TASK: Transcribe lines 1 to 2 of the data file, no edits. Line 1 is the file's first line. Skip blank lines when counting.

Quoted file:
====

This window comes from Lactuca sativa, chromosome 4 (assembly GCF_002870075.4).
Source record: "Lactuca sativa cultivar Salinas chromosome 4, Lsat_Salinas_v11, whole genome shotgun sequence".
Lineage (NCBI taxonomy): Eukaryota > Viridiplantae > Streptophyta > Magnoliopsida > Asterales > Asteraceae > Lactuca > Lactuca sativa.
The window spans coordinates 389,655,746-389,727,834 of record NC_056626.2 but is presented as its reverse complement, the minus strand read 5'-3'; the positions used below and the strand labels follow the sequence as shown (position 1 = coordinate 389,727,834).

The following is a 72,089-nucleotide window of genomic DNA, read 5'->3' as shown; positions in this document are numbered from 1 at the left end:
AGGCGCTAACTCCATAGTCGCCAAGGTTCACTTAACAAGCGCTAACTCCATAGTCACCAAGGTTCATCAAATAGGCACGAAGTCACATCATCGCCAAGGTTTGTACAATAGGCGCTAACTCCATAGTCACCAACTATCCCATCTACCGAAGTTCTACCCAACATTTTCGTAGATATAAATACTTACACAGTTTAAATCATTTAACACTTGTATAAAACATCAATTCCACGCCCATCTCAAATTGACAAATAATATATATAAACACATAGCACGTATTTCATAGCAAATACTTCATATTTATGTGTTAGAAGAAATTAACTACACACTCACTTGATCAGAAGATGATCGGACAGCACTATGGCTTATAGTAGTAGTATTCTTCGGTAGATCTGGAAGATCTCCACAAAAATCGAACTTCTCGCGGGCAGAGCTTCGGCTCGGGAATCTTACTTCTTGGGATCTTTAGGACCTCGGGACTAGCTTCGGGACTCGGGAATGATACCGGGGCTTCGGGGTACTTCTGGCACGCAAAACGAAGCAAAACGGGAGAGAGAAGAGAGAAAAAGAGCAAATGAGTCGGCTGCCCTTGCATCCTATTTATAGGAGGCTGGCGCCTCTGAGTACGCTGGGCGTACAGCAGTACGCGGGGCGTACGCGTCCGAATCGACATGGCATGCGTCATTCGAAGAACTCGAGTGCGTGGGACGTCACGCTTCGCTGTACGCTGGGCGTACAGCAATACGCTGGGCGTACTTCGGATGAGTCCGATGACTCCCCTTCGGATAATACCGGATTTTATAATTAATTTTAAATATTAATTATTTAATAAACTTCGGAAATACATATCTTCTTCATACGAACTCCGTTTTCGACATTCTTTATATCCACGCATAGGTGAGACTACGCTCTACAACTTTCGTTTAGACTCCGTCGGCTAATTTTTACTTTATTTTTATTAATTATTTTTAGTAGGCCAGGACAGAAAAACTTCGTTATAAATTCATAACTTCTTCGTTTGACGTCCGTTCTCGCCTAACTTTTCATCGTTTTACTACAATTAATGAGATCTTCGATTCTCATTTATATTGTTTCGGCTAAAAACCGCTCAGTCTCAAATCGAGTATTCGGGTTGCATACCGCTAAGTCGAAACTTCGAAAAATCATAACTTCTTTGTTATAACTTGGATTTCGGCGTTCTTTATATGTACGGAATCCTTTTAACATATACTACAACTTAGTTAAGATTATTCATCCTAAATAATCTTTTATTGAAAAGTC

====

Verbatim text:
This window comes from Lactuca sativa, chromosome 4 (assembly GCF_002870075.4).
Source record: "Lactuca sativa cultivar Salinas chromosome 4, Lsat_Salinas_v11, whole genome shotgun sequence".